6. Collect the two paragraphs from each pair and ask for a show of hands to illustrate how many students think the author of the historical account favored the perspective of the government, how many think the author favored the Cristeros and how many thought the piece provided a balanced perspective.


ASSESSMENT SUGGESTIONS

Students can be assessed on:

  • Thoughtful and complete responses on the Viewing Guide handout.
  • Contributions to partner work and class discussion.
  • The analysis of the paragraph written from their assigned perspective.

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EXTENSIONS

  • Ask students to consider this quote from Calles' last state of the union address in 1928: "History's judgment is always harsh and unjust because the circumstances of the moment are ignored or forgotten." Explain that Calles took office after more than a decade's worth of revolutionary uprisings in which all of the leaders were assassinated. (See POV's Timeline: The Life and Caree of Plutarco Elias Calles for details.) Discuss how those circumstances could have played into Calles' desire to establish and maintain control and institute policies that sought to reduce the power of the Roman Catholic Church. Tell students also to consider the perspectives of writers Cuauhtémoc Medina and Jean Meyer on this topic by showing the related video clips on the POV website. Ask students to write persuasive essays that address whether or not the circumstances of the times justified the events of the Cristiada.

  • Watch El General in its entirety and ask students to write essays that analyze how life in modern-day Mexico is linked to the country's political past. Students should conduct additional research as needed to back up points made in their papers.

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RELATED RESOURCES

Country Studies. "Mexico."
This website contains the online versions of books previously published in hard copy by the Federal Research Division of the Library of Congress as part of the Country Studies/Area Handbook series. The study of Mexico includes information on its history, geography, society, economy and government.

NewsHour. "Political Timeline."
PBS' NewsHour provides a snapshot of political milestones in Mexico from the overthrow of Jose Porfirio Diaz to the 2006 election. NewsHour also provides a student-friendly article on the 2006 election.

POV. "The Life and Career Plutarco Elias Calles."
The POV website provides additional information that explores Calles' role in Mexican history.

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STANDARDS
These standards are drawn from "Content Knowledge," a compilation of content standards and benchmarks for K-12 curriculum by McRel (Mid-continent Research for Education and Learning).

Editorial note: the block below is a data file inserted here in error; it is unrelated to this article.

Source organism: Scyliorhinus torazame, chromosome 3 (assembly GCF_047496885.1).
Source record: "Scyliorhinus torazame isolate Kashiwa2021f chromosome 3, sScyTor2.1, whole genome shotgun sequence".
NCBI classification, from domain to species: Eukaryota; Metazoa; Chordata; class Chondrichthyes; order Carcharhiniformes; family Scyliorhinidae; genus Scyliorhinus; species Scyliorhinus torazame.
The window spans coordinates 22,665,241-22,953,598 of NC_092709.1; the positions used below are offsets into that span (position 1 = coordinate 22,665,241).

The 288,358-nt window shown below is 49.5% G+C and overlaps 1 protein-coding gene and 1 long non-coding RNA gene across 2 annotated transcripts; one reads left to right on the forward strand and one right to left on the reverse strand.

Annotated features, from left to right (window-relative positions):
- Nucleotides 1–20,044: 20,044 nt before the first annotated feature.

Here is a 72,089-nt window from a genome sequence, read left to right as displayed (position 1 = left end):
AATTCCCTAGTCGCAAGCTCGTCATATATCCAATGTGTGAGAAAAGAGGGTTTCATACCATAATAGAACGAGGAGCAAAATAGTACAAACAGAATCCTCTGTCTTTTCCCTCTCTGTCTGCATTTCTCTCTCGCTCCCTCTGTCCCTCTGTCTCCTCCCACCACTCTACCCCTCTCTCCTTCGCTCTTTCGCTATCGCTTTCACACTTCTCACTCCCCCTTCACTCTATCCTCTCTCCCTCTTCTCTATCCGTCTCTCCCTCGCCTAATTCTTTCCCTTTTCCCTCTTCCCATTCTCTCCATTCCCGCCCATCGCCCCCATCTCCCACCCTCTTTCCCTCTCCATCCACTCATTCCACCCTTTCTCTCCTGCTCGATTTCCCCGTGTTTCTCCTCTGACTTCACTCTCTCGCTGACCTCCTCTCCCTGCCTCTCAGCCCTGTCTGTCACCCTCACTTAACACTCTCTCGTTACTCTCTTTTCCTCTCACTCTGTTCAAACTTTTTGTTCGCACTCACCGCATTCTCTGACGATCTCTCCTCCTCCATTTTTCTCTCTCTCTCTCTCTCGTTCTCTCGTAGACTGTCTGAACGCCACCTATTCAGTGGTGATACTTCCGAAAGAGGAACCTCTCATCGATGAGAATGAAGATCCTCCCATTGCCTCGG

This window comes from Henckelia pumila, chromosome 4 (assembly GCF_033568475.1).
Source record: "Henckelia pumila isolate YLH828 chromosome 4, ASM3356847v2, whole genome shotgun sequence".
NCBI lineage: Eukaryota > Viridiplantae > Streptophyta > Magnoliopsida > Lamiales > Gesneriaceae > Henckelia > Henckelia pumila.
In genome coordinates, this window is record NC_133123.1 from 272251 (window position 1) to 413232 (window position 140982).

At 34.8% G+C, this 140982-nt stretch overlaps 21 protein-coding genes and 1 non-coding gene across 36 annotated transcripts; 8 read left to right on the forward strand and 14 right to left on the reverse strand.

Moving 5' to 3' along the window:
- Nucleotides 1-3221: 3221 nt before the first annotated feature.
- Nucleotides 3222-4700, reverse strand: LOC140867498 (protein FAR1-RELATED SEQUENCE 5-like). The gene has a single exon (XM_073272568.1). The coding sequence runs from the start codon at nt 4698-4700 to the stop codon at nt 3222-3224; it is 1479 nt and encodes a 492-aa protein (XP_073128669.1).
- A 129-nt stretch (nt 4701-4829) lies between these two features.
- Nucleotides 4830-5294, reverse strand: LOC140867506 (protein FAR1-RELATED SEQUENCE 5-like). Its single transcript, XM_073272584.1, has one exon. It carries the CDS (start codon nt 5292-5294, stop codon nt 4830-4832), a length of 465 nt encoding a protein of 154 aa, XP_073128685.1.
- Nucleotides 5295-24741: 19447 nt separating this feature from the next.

Behavioral Studies
Standard 1: Understands that group and cultural influences contribute to human development, identity and behavior.

Standard 4: Understands conflict, cooperation and interdependence among individuals, groups and institutions.

Geography
Standard 10: Understands the nature and complexity of Earth's cultural mosaics.

Standard 13: Understands the forces of cooperation and conflict that shape the divisions of Earth's surface.

Historical Understanding
Standard 1: Understands and knows how to analyze chronological relationships and patterns.

Standard 2: Understands the historical perspective.

Language Arts
Standard 9: Uses viewing skills and strategies to understand and interpret visual media.

World History
Standard 40: Understands the search for peace and stability throughout the world in the 1920s and 1930s.


ABOUT THE AUTHOR
Cari Ladd, M.Ed., is an educational writer with a background in secondary education and media development. Previously, she served as PBS Interactive's director of education, overseeing the development of curricular resources tied to PBS programs, the PBS TeacherSource website (now PBS Teachers) and online teacher professional development services. She has also taught in Maryland and Northern Virginia.

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For seven years General Plutarco Elías Calles has loomed indestructible in the Mexican picture, like a Toltec pyramid — huge, harsh, mysterious. His name adds naturally to the list of dictatorial gladiators that the world watches with mixed feelings. . . . He has been called a Mexican Mussolini, an Indian von Hindenburg, a Latin American Lenin.”

— Anita Brenner,
The New York Times, 1937